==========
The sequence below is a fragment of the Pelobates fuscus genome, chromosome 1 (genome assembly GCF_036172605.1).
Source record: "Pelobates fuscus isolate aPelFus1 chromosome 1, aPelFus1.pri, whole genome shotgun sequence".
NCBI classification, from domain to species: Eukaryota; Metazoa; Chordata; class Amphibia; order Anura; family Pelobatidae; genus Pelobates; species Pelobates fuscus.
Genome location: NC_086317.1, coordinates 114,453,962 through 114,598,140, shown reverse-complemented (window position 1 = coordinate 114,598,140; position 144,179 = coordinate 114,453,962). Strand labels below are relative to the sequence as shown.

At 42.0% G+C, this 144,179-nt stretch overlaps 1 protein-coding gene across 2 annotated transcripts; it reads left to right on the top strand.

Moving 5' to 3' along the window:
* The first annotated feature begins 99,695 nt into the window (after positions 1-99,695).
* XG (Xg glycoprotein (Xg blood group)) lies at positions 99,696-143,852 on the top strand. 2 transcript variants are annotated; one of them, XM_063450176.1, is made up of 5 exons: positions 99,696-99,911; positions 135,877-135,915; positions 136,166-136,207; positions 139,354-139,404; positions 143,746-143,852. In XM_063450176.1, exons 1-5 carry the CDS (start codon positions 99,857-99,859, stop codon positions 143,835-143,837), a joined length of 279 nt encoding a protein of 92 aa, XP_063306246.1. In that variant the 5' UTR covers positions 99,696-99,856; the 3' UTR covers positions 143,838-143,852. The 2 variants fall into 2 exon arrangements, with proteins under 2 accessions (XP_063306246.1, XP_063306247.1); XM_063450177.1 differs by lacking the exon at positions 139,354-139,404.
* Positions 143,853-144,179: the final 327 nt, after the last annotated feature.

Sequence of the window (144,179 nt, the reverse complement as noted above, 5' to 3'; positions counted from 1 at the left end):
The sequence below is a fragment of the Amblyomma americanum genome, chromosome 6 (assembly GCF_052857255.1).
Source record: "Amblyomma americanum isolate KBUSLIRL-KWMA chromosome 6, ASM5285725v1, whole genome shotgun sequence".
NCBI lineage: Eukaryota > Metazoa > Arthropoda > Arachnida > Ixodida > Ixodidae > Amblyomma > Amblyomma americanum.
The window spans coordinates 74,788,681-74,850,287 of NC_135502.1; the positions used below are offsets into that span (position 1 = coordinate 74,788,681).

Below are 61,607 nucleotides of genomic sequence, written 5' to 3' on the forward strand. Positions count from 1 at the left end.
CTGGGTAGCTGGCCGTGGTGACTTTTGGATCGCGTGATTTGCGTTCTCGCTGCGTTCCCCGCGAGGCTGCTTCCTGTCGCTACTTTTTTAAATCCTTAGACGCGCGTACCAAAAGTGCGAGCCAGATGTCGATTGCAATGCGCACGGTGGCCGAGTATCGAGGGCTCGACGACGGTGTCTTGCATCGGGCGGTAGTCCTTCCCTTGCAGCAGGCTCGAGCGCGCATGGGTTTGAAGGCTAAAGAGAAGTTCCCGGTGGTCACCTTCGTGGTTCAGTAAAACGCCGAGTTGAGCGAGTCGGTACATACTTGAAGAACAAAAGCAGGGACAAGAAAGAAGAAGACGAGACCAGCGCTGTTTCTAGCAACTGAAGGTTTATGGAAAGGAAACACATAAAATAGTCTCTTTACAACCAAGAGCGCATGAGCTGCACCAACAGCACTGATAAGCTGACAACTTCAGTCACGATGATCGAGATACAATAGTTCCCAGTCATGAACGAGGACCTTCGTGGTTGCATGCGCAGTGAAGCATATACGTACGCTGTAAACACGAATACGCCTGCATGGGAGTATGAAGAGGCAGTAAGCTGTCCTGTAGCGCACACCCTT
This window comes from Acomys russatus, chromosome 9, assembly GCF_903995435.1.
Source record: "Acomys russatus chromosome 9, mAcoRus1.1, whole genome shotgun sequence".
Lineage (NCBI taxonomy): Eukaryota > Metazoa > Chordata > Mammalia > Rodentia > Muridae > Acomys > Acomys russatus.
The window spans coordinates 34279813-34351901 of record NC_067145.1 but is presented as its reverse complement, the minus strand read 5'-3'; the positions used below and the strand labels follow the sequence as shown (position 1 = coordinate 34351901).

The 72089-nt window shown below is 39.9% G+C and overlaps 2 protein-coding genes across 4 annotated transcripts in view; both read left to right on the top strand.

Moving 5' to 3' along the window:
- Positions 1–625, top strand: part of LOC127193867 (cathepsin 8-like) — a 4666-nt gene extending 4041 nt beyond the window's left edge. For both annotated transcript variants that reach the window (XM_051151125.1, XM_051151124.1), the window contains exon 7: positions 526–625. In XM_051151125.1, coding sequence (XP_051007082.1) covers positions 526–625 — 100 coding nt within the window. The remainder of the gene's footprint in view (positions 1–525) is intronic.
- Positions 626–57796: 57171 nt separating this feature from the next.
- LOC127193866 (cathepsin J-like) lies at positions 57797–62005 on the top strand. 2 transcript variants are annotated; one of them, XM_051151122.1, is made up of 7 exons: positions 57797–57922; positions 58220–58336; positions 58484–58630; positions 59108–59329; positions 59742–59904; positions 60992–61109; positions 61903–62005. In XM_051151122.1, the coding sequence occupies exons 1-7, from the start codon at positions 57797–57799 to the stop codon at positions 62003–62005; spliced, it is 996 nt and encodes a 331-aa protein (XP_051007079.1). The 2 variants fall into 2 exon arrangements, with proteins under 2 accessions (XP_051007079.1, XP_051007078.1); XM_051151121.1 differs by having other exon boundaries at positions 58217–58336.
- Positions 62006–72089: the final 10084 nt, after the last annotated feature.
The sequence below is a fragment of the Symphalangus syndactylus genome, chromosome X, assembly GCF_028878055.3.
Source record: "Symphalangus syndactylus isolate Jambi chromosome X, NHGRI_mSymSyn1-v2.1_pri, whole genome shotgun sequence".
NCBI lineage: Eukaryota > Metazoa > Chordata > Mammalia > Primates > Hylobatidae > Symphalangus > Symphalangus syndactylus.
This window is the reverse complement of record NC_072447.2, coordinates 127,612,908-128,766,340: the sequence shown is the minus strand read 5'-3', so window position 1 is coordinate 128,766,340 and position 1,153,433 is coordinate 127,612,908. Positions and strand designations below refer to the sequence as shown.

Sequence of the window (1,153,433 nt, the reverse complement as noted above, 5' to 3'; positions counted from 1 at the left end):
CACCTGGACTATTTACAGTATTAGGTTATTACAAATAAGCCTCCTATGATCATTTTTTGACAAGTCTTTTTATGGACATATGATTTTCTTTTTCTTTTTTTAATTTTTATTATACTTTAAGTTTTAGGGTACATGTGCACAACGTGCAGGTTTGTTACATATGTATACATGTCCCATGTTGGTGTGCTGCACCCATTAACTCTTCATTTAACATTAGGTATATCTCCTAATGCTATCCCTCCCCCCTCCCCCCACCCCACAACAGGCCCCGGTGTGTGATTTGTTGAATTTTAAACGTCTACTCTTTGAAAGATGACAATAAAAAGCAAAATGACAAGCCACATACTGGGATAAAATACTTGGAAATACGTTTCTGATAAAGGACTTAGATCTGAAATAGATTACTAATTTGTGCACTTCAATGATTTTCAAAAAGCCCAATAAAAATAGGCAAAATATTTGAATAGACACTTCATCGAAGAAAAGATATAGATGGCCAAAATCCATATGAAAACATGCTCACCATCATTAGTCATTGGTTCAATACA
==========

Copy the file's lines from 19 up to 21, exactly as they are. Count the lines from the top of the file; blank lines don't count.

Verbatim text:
Lineage (NCBI taxonomy): Eukaryota > Metazoa > Chordata > Mammalia > Rodentia > Muridae > Acomys > Acomys russatus.
The window spans coordinates 34279813-34351901 of record NC_067145.1 but is presented as its reverse complement, the minus strand read 5'-3'; the positions used below and the strand labels follow the sequence as shown (position 1 = coordinate 34351901).

The 72089-nt window shown below is 39.9% G+C and overlaps 2 protein-coding genes across 4 annotated transcripts in view; both read left to right on the top strand.